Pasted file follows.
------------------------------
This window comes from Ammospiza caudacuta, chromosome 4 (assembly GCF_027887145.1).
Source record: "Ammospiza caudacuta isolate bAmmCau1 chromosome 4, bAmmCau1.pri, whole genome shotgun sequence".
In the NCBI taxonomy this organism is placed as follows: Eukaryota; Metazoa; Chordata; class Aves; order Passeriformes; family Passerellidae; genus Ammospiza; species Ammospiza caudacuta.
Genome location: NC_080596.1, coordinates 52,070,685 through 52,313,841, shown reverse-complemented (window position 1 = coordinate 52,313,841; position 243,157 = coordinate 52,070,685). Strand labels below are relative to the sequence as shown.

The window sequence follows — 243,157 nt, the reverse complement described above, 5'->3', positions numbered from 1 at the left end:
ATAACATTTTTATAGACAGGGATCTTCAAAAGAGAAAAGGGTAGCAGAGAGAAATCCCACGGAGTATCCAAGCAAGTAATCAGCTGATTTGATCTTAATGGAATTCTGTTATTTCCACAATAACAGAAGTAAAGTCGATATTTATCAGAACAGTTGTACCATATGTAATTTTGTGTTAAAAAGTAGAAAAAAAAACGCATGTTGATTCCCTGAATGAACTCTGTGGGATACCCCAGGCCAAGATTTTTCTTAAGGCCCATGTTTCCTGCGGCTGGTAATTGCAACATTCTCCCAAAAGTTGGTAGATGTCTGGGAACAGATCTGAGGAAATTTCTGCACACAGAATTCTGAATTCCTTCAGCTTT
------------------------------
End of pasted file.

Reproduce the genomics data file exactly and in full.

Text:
This window comes from Ammospiza caudacuta, chromosome 4 (assembly GCF_027887145.1).
Source record: "Ammospiza caudacuta isolate bAmmCau1 chromosome 4, bAmmCau1.pri, whole genome shotgun sequence".
In the NCBI taxonomy this organism is placed as follows: Eukaryota; Metazoa; Chordata; class Aves; order Passeriformes; family Passerellidae; genus Ammospiza; species Ammospiza caudacuta.
Genome location: NC_080596.1, coordinates 52,070,685 through 52,313,841, shown reverse-complemented (window position 1 = coordinate 52,313,841; position 243,157 = coordinate 52,070,685). Strand labels below are relative to the sequence as shown.

The window sequence follows — 243,157 nt, the reverse complement described above, 5'->3', positions numbered from 1 at the left end:
ATAACATTTTTATAGACAGGGATCTTCAAAAGAGAAAAGGGTAGCAGAGAGAAATCCCACGGAGTATCCAAGCAAGTAATCAGCTGATTTGATCTTAATGGAATTCTGTTATTTCCACAATAACAGAAGTAAAGTCGATATTTATCAGAACAGTTGTACCATATGTAATTTTGTGTTAAAAAGTAGAAAAAAAAACGCATGTTGATTCCCTGAATGAACTCTGTGGGATACCCCAGGCCAAGATTTTTCTTAAGGCCCATGTTTCCTGCGGCTGGTAATTGCAACATTCTCCCAAAAGTTGGTAGATGTCTGGGAACAGATCTGAGGAAATTTCTGCACACAGAATTCTGAATTCCTTCAGCTTT